|Films I Neglected To Review: Beer, Bones And Crud
|by Peter Sobczynski
Please enjoy short reviews of "Drinking Buddies," "Jobs" and, God help us, "The Mortal Instruments: City of Bones."
Fans of the previous films of director Joe Swanberg, one of the leading names of the so-called "mumble-core" movement, may well be appalled with his latest effort, "Drinking Buddies." After all, instead of the usual rambling storylines that rarely leave the main characters' apartments enacted by a cast comprised of virtual unknowns and/or Greta Gerwig, this one contains a solid and propulsive narrative, a cast of reasonably familiar faces and not a smidgen of Gerwig to offend the eye. Here, Olivia Wilde and Jake Johnson star as a couple of theoretically platonic pals who work together at a Chicago microbrewery. Although both are currently seeing other people (Ron Livingston and Anna Kendrick, respectively), there is an undeniable spark between the two of them and when both couples wind up breaking up in the aftermath of a weekend in the woods, the two struggle uneasily with the notion of becoming something more than just friends.
Truth be told, I have never been much of a fan of Swanberg's previous efforts--like most mumble-core movies, they usually felt like the exceptionally tedious home movies of people that I had no interest in spending any amount of time with--and I was therefore surprised to discover that this one kind of worked for me. Sure, the story isn't exactly surprising and Olivia Wilde is not exactly the person who leaps to mind when I try to picture a lovelorn employee of a Chicago microbrewery. However, Wilde is, despite that, pretty good in the part--this may be her best screen performance to date--and she and Johnson make for an eminently watchable pair even when the story threatens to derail in standard rom-com nonsense. Swanberg also demonstrates a nice eye for depicting the streets of Chicago in a way that is more interested in capturing the local flavor of the streets instead of the usual postcard-ready sights. This is not a great film by any stretch but it is a good one that has the bravery to deal with people instead of machines and at this point, after a summer of absurd contraptions, it goes down as smoothly as a cold beer on a hot day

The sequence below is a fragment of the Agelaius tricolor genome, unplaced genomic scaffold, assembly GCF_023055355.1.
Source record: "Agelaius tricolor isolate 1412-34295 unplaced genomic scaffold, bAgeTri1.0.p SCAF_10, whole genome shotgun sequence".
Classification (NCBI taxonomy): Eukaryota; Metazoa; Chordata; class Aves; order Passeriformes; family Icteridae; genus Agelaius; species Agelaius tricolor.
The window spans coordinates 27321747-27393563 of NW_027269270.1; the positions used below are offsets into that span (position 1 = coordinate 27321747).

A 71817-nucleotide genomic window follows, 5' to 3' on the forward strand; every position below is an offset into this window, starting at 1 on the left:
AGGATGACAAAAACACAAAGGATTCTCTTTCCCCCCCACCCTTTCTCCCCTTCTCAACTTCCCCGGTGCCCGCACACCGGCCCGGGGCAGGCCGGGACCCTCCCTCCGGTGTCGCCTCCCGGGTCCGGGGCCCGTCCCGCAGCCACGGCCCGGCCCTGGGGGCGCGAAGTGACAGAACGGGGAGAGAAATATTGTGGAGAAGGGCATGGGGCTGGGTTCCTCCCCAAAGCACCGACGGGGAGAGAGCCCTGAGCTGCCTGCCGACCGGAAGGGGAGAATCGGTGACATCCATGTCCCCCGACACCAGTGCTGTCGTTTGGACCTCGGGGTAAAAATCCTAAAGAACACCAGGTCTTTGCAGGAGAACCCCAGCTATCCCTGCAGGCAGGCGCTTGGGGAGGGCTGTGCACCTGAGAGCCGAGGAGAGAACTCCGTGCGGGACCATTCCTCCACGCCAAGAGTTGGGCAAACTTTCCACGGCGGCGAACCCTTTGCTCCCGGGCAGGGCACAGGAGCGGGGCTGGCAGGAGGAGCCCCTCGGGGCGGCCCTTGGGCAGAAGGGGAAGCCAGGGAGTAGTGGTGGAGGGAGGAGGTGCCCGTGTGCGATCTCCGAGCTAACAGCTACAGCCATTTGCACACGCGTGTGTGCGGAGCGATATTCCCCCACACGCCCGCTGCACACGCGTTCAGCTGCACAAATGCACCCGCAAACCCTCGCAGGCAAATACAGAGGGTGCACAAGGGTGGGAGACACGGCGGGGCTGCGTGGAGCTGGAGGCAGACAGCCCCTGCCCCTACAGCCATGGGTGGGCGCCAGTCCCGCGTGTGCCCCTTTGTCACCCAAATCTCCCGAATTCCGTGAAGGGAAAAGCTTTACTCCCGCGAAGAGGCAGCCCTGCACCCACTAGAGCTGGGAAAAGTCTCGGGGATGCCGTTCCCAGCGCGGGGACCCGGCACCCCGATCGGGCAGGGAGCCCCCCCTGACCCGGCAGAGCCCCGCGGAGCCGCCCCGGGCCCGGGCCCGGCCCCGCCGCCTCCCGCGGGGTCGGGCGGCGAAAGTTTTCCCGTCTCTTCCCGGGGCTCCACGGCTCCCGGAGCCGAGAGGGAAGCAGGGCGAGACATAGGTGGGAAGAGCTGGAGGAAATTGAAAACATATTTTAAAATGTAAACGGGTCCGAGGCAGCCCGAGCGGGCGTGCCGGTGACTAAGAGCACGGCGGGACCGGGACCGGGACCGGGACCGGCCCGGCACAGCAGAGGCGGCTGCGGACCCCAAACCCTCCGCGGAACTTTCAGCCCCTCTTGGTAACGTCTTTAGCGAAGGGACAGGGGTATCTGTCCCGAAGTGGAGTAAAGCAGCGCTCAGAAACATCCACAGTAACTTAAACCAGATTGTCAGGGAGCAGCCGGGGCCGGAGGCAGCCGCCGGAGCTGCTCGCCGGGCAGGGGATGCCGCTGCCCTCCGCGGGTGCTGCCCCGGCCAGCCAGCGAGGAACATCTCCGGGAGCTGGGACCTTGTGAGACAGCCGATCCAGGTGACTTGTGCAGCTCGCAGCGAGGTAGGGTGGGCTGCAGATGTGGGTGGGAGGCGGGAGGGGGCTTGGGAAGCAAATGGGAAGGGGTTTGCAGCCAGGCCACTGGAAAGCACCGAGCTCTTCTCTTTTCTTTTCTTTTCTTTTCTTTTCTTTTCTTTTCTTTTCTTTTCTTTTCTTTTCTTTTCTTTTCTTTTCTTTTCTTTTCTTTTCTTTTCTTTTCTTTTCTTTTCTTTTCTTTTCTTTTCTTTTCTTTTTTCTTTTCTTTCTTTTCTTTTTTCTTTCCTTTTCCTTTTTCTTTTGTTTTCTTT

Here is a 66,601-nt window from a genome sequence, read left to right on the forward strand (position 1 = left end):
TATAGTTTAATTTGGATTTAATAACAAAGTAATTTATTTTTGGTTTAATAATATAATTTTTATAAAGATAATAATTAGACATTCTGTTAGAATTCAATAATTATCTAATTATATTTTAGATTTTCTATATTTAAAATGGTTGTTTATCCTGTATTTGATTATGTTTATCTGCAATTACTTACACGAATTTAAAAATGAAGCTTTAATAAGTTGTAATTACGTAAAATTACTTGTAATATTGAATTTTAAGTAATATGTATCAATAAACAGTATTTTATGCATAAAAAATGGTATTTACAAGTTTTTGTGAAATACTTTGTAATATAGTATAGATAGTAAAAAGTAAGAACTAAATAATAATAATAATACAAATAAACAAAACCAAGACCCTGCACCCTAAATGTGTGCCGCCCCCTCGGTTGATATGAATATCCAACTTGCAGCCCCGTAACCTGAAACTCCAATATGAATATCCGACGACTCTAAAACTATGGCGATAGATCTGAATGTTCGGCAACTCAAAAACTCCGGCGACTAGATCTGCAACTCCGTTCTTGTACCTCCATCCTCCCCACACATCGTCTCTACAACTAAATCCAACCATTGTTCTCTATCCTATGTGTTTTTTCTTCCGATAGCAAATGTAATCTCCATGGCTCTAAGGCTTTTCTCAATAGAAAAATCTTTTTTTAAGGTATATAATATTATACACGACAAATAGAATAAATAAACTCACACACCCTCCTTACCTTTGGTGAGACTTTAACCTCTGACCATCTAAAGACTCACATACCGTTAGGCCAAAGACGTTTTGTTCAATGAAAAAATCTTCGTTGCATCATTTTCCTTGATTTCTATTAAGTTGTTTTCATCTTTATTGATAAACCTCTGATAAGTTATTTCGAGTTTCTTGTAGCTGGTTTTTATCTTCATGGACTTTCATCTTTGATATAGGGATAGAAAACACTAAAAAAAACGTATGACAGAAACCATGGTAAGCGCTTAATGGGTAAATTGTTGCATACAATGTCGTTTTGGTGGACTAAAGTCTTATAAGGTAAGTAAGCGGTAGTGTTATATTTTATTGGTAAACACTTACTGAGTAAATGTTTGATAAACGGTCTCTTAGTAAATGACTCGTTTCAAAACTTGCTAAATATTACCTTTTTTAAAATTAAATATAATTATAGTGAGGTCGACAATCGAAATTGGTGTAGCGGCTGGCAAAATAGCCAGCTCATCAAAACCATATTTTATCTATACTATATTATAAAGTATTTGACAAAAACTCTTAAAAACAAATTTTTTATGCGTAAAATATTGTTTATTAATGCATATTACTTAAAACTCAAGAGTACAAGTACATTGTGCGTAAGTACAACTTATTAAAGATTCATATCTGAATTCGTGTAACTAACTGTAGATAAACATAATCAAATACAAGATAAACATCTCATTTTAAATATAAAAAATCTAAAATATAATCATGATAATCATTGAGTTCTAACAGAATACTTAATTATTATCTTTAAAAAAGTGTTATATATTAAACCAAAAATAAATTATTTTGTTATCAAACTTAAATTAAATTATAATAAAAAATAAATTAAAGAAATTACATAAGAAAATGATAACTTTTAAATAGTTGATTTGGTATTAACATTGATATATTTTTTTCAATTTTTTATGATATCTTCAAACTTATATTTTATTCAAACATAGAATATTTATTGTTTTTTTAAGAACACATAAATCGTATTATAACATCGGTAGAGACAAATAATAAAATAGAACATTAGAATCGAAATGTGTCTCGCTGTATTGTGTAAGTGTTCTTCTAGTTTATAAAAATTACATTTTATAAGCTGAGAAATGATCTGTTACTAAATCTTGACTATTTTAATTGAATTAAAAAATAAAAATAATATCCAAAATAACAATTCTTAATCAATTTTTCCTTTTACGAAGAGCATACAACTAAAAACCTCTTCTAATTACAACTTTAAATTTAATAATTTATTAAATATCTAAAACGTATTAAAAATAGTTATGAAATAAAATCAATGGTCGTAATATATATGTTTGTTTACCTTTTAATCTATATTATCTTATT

After enduring the jaw-dropping inanities of the recent biopics "Lovelace" and the inexplicably popular "Lee Daniels' The Butler," the comparatively run-of-the-mill idiocies of "Jobs" almost come across as a refreshing respite. The film chronicles the life and accomplishments of Steve Jobs (Ashton Kutcher), the entrepreneur helped build the personal computer industry through his company Apple, lost control of his creation in a power struggle with his corporate-minded masters, regained control of the company years later and took it to new heights with creations like the iPod and the iPad. It is a fascinating tale, one that has already been told a number of times, but this version almost seems to be going out of its way at times to make it as drab and uninvolving as possible. By presenting a portrait of Jobs that juxtaposes his dreamy visionary public persona with the unlikable nerd that he could often be behind the scenes, the film is clearly inviting comparisons to "The Social Network" but while that film did a great job of telling the story of a generally unpleasant person who genuinely changed the world, "Jobs" asks us to care about someone who is an unpleasant jerk and credit hog but fails to present any reason for us to do so and then, to make matters worse, it abruptly ends at precisely the point where the story might begin to generate some sympathy for him. (So abruptly, in fact, that you get the sense that these later scenes were filmed and then deleted at some late point in the proceedings.) As Jobs, Kutcher isn't bad but he doesn't have much of a character to play, just a series of obnoxious tics and beatific expressions that offer little understanding of the man and his work. In the end, "Jobs" may be a film celebrating all things Apple but it is so clunky and awkward that it feels as if it was produced by a Commodore 64 on its last legs.